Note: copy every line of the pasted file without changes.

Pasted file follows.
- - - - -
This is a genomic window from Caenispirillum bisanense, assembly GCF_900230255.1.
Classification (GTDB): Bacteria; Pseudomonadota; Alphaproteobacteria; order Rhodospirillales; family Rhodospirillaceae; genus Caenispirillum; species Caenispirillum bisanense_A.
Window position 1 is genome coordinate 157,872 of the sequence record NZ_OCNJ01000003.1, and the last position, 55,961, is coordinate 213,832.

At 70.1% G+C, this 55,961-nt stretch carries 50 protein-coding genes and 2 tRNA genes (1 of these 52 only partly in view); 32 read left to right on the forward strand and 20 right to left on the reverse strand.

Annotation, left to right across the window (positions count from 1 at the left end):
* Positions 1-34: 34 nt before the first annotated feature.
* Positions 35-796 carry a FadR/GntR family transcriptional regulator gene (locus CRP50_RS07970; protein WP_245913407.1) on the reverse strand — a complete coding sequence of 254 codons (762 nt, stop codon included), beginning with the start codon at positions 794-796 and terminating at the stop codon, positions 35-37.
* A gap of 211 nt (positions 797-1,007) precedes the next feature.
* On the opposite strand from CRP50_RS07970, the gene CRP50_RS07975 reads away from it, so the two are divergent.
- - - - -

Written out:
This is a genomic window from Caenispirillum bisanense, assembly GCF_900230255.1.
Classification (GTDB): Bacteria; Pseudomonadota; Alphaproteobacteria; order Rhodospirillales; family Rhodospirillaceae; genus Caenispirillum; species Caenispirillum bisanense_A.
Window position 1 is genome coordinate 157,872 of the sequence record NZ_OCNJ01000003.1, and the last position, 55,961, is coordinate 213,832.

At 70.1% G+C, this 55,961-nt stretch carries 50 protein-coding genes and 2 tRNA genes (1 of these 52 only partly in view); 32 read left to right on the forward strand and 20 right to left on the reverse strand.

Annotation, left to right across the window (positions count from 1 at the left end):
* Positions 1-34: 34 nt before the first annotated feature.
* Positions 35-796 carry a FadR/GntR family transcriptional regulator gene (locus CRP50_RS07970; protein WP_245913407.1) on the reverse strand — a complete coding sequence of 254 codons (762 nt, stop codon included), beginning with the start codon at positions 794-796 and terminating at the stop codon, positions 35-37.
* A gap of 211 nt (positions 797-1,007) precedes the next feature.
* On the opposite strand from CRP50_RS07970, the gene CRP50_RS07975 reads away from it, so the two are divergent.